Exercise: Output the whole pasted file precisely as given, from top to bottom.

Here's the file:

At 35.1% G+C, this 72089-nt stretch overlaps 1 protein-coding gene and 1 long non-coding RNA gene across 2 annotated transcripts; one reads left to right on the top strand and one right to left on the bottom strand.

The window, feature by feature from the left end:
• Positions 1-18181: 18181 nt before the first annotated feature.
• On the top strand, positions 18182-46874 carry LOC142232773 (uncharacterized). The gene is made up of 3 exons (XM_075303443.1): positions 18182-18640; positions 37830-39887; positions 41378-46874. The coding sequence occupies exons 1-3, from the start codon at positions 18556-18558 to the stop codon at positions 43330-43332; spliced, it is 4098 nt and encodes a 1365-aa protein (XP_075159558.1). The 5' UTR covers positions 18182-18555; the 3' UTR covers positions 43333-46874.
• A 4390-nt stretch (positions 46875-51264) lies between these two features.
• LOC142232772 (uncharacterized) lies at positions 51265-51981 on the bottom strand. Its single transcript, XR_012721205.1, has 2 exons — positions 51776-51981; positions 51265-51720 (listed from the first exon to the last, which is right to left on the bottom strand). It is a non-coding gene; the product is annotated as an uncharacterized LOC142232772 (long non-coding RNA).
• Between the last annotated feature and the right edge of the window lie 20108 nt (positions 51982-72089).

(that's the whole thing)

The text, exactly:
At 35.1% G+C, this 72089-nt stretch overlaps 1 protein-coding gene and 1 long non-coding RNA gene across 2 annotated transcripts; one reads left to right on the top strand and one right to left on the bottom strand.

The window, feature by feature from the left end:
• Positions 1-18181: 18181 nt before the first annotated feature.
• On the top strand, positions 18182-46874 carry LOC142232773 (uncharacterized). The gene is made up of 3 exons (XM_075303443.1): positions 18182-18640; positions 37830-39887; positions 41378-46874. The coding sequence occupies exons 1-3, from the start codon at positions 18556-18558 to the stop codon at positions 43330-43332; spliced, it is 4098 nt and encodes a 1365-aa protein (XP_075159558.1). The 5' UTR covers positions 18182-18555; the 3' UTR covers positions 43333-46874.
• A 4390-nt stretch (positions 46875-51264) lies between these two features.
• LOC142232772 (uncharacterized) lies at positions 51265-51981 on the bottom strand. Its single transcript, XR_012721205.1, has 2 exons — positions 51776-51981; positions 51265-51720 (listed from the first exon to the last, which is right to left on the bottom strand). It is a non-coding gene; the product is annotated as an uncharacterized LOC142232772 (long non-coding RNA).
• Between the last annotated feature and the right edge of the window lie 20108 nt (positions 51982-72089).